In the 1980’s there was really only one kind of fantasy to speak of. All of it was, almost universally, a Tolkien ripoff. Then Steven Brust entered the scene with something that came from so far to the left that to this day people don’t really know how to take it. Jhereg is about a man living in a kingdom of demigods who live hundreds of thousands of years. There is no quest, there is very little travel, Vlad is not an uneducated scullery boy (though he does start out waiting tables in his father’s restaurant) and there is no long lost discovery of innate magical ability (though Vlad is some kind of Dragon prince reborn as a human).
Vlad is an assassin who, through his own clever wit and sardonic style handily distracts the reader from the fact that he is, in fact, a bad guy. On the contrary he just does ‘work’ and he’s a pretty nice guy on the whole of it. He’s also funny. Those two things go a long way toward making him likable.
Brandon Sanderson talks about his three sliders for characters — sympathy, competence and initiative. Brust plays all three of those spectacularly, making Vlad seem more of each of those things than he really is.
An assassin is not a sympathetic character but Vlad is funny and sarcastic and just a little bit self aware of his own shortcomings — in short he’s kind of just like each of us would like to be. He’s also not really all that great at what he does, at least not compared to some others, and not to hear him tell it. But when he gets moving he doesn’t really make mistakes and all the stories he tells of his own incompetence start to sound exaggerated.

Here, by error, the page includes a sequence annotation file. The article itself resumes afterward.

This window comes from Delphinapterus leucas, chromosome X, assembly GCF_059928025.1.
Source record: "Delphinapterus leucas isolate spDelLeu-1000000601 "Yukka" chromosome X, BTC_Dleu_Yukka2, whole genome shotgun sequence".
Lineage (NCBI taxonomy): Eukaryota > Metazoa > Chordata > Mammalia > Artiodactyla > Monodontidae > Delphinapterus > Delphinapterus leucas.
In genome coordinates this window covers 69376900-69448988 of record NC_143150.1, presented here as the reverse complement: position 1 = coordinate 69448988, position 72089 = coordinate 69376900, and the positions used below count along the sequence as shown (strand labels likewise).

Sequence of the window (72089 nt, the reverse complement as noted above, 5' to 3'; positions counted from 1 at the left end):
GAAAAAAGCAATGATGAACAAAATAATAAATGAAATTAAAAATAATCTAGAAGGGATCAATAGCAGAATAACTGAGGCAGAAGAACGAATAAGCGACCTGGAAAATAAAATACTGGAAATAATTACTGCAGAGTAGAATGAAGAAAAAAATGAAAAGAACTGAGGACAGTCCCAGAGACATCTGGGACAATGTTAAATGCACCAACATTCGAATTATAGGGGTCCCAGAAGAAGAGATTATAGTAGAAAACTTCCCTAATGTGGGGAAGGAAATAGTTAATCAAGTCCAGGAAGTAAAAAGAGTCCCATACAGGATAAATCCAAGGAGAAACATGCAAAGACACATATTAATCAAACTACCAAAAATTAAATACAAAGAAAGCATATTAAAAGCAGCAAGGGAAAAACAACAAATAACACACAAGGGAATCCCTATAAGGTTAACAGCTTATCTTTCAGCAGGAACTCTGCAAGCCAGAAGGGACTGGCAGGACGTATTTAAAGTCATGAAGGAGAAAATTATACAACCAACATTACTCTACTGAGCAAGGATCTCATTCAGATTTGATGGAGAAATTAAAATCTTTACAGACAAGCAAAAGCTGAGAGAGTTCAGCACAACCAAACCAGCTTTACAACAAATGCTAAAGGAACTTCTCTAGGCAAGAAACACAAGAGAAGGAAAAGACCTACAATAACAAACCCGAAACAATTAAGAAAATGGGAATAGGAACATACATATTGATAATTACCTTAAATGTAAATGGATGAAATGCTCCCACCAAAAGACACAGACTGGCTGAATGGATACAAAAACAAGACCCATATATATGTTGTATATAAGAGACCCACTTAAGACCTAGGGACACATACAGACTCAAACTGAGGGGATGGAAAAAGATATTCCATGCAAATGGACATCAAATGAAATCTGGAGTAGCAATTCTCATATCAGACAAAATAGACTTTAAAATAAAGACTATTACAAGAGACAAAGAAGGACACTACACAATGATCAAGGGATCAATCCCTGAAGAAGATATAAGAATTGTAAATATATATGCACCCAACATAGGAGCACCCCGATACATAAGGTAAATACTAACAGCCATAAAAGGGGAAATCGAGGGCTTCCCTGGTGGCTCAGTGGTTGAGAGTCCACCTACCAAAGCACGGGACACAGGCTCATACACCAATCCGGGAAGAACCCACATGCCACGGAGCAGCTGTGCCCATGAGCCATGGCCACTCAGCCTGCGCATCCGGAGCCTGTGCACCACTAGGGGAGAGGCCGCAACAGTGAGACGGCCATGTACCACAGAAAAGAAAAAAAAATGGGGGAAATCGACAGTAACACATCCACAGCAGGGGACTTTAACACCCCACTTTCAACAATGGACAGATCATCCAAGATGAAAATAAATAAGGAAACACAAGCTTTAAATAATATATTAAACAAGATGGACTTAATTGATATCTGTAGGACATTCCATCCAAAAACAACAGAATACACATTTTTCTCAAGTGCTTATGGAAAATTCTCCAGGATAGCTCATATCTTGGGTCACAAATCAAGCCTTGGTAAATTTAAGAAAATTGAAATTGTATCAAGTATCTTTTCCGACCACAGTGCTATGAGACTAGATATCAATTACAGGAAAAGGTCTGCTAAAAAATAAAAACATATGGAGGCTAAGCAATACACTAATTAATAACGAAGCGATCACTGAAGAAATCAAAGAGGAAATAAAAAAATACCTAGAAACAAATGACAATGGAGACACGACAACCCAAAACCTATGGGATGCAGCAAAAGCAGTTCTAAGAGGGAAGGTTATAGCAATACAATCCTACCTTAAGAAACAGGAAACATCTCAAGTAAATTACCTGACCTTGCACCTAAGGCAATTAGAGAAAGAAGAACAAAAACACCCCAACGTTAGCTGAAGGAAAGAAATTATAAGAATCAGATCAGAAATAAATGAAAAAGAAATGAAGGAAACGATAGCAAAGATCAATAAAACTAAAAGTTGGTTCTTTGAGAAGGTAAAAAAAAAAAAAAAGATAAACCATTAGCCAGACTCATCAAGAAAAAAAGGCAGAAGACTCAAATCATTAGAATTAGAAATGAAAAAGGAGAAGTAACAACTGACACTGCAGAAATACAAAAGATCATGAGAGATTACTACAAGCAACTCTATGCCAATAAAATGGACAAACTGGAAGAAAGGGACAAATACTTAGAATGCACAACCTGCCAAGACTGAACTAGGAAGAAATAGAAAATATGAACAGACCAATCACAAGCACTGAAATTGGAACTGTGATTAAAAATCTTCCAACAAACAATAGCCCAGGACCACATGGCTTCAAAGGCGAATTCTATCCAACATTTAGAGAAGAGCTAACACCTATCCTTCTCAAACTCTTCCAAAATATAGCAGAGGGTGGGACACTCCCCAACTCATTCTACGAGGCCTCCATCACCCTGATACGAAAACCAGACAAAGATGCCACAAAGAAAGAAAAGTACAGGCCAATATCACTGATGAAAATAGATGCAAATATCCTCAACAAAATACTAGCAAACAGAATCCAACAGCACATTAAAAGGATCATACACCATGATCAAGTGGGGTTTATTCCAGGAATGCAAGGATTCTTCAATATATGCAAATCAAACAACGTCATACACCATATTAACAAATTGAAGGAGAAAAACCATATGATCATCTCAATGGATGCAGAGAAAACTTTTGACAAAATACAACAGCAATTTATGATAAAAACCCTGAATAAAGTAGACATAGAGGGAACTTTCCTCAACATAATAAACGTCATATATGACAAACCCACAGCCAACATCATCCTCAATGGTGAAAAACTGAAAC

Vlad takes a job to kill a man who stole a bunch of money from his local corrupt government. He discovers that to do the job will start a war that may last thousands of years and destroy millions of lives. To not do the job will mean the end of his own life.
The rest of the book is the process that Vlad goes through as he figures out a way around both of those things so that he can get paid, stay alive and not start a conflict that will devastate most of the world. The best part is that a puzzle this complex and with this much buildup actually has a satisfying conclusion and Vlad uses all of his available resources so that every detail of the book comes back into play at the end.
Brust turned tropes upside down, seemingly, for breakfast. Vlad is happily married and neither he nor his wife engage in any extramarital thoughts or actions. This is so refreshingly rare in fantasy to this day that I almost had to read it twice when his wife would show up and not be jealous about who he was talking to.
Jhereg is a fascinating book and a fun read with wit and humor and a scarcity of verbiage that seems almost sparse in these days of one thousand page epics.